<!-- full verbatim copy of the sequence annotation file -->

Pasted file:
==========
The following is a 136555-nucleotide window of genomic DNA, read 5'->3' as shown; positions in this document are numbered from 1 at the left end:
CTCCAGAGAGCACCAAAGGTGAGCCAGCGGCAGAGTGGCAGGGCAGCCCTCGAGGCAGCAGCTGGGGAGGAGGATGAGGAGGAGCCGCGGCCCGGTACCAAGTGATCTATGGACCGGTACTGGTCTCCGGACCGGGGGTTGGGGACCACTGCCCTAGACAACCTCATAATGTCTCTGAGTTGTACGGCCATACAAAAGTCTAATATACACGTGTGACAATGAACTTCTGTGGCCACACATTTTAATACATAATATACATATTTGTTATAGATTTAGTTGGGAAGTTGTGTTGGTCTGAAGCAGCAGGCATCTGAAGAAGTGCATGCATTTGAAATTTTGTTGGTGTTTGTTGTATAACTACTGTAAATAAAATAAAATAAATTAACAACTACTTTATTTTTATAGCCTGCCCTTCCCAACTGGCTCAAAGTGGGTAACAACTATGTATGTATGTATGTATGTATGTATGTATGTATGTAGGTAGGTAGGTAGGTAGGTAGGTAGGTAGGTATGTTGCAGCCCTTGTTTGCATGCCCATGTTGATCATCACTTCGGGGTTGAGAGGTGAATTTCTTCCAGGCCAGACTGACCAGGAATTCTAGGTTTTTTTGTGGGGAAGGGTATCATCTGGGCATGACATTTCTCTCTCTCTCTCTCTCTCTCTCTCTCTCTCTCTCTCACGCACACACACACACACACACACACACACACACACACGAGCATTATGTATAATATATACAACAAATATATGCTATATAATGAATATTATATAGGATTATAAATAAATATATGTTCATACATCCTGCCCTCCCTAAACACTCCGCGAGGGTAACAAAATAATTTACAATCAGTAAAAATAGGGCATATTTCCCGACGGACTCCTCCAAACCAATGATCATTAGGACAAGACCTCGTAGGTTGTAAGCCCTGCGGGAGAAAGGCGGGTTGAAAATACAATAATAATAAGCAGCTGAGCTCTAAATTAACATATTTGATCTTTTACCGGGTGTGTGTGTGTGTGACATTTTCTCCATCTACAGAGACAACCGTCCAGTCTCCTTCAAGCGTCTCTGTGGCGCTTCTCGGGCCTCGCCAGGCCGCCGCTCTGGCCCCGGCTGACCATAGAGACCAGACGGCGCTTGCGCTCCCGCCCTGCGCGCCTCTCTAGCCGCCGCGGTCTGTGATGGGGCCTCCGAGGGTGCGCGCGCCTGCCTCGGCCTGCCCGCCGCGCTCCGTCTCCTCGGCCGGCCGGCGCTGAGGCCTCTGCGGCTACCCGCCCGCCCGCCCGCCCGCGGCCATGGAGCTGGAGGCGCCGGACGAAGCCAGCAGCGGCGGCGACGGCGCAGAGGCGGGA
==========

The following is a 136555-nucleotide window of genomic DNA, read 5'->3' as shown; positions in this document are numbered from 1 at the left end:
CTCCAGAGAGCACCAAAGGTGAGCCAGCGGCAGAGTGGCAGGGCAGCCCTCGAGGCAGCAGCTGGGGAGGAGGATGAGGAGGAGCCGCGGCCCGGTACCAAGTGATCTATGGACCGGTACTGGTCTCCGGACCGGGGGTTGGGGACCACTGCCCTAGACAACCTCATAATGTCTCTGAGTTGTACGGCCATACAAAAGTCTAATATACACGTGTGACAATGAACTTCTGTGGCCACACATTTTAATACATAATATACATATTTGTTATAGATTTAGTTGGGAAGTTGTGTTGGTCTGAAGCAGCAGGCATCTGAAGAAGTGCATGCATTTGAAATTTTGTTGGTGTTTGTTGTATAACTACTGTAAATAAAATAAAATAAATTAACAACTACTTTATTTTTATAGCCTGCCCTTCCCAACTGGCTCAAAGTGGGTAACAACTATGTATGTATGTATGTATGTATGTATGTATGTATGTAGGTAGGTAGGTAGGTAGGTAGGTAGGTAGGTATGTTGCAGCCCTTGTTTGCATGCCCATGTTGATCATCACTTCGGGGTTGAGAGGTGAATTTCTTCCAGGCCAGACTGACCAGGAATTCTAGGTTTTTTTGTGGGGAAGGGTATCATCTGGGCATGACATTTCTCTCTCTCTCTCTCTCTCTCTCTCTCTCTCTCTCTCACGCACACACACACACACACACACACACACACACACACGAGCATTATGTATAATATATACAACAAATATATGCTATATAATGAATATTATATAGGATTATAAATAAATATATGTTCATACATCCTGCCCTCCCTAAACACTCCGCGAGGGTAACAAAATAATTTACAATCAGTAAAAATAGGGCATATTTCCCGACGGACTCCTCCAAACCAATGATCATTAGGACAAGACCTCGTAGGTTGTAAGCCCTGCGGGAGAAAGGCGGGTTGAAAATACAATAATAATAAGCAGCTGAGCTCTAAATTAACATATTTGATCTTTTACCGGGTGTGTGTGTGTGTGACATTTTCTCCATCTACAGAGACAACCGTCCAGTCTCCTTCAAGCGTCTCTGTGGCGCTTCTCGGGCCTCGCCAGGCCGCCGCTCTGGCCCCGGCTGACCATAGAGACCAGACGGCGCTTGCGCTCCCGCCCTGCGCGCCTCTCTAGCCGCCGCGGTCTGTGATGGGGCCTCCGAGGGTGCGCGCGCCTGCCTCGGCCTGCCCGCCGCGCTCCGTCTCCTCGGCCGGCCGGCGCTGAGGCCTCTGCGGCTACCCGCCCGCCCGCCCGCCCGCGGCCATGGAGCTGGAGGCGCCGGACGAAGCCAGCAGCGGCGGCGACGGCGCAGAGGCGGGA